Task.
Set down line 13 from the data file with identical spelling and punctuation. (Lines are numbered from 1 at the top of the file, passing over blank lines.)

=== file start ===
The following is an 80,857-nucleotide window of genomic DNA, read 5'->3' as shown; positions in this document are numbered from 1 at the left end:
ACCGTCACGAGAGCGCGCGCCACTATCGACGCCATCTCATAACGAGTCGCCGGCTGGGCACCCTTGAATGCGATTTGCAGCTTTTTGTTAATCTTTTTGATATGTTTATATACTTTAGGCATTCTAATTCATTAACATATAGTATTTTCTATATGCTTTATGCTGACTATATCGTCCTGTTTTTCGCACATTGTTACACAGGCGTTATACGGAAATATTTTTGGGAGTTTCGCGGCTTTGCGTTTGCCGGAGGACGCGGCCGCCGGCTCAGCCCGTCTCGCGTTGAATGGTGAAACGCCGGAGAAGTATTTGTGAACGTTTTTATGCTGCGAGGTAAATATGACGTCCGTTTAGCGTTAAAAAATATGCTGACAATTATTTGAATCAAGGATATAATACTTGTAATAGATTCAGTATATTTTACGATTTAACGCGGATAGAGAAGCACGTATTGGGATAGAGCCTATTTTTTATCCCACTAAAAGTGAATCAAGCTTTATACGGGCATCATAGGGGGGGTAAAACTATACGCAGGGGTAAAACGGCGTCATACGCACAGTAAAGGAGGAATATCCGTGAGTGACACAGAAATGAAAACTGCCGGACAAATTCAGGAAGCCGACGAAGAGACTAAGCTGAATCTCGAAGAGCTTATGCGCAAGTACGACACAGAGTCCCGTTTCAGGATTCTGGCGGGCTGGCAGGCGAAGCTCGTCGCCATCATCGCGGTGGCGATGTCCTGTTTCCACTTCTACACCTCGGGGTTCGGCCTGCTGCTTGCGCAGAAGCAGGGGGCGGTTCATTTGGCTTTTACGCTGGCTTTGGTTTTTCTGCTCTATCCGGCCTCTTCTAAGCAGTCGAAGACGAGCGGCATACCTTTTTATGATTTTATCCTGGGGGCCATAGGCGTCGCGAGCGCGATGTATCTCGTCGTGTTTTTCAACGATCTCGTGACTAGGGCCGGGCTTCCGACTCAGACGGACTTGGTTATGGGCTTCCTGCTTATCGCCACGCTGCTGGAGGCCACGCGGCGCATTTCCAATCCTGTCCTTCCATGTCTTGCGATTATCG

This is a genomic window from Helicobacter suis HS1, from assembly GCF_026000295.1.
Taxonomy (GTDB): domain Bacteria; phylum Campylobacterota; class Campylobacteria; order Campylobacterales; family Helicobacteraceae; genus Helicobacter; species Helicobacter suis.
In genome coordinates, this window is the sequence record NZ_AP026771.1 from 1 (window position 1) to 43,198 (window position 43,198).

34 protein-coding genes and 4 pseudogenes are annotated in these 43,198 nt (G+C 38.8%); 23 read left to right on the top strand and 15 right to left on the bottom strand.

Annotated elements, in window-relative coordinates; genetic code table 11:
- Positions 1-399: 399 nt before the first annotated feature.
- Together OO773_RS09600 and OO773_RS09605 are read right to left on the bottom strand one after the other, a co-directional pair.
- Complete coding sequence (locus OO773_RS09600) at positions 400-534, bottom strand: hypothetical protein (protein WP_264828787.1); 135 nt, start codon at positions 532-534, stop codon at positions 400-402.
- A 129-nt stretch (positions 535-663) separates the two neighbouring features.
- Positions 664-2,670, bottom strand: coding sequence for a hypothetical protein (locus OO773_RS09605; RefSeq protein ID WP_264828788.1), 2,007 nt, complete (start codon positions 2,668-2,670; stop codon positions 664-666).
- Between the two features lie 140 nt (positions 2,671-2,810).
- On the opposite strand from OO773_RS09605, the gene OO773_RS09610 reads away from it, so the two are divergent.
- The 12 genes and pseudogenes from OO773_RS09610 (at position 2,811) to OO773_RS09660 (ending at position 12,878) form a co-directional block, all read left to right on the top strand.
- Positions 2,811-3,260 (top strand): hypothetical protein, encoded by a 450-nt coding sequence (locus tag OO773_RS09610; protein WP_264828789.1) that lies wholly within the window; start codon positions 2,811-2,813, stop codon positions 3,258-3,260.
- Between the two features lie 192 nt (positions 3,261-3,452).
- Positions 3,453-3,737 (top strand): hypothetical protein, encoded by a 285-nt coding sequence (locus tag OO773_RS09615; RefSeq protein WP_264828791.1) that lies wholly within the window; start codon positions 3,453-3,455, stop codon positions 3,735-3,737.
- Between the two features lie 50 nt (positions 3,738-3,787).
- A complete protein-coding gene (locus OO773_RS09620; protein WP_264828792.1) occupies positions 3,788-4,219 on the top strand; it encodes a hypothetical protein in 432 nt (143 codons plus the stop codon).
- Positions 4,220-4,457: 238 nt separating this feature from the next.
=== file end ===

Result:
- Between the two features lie 140 nt (positions 2,671-2,810).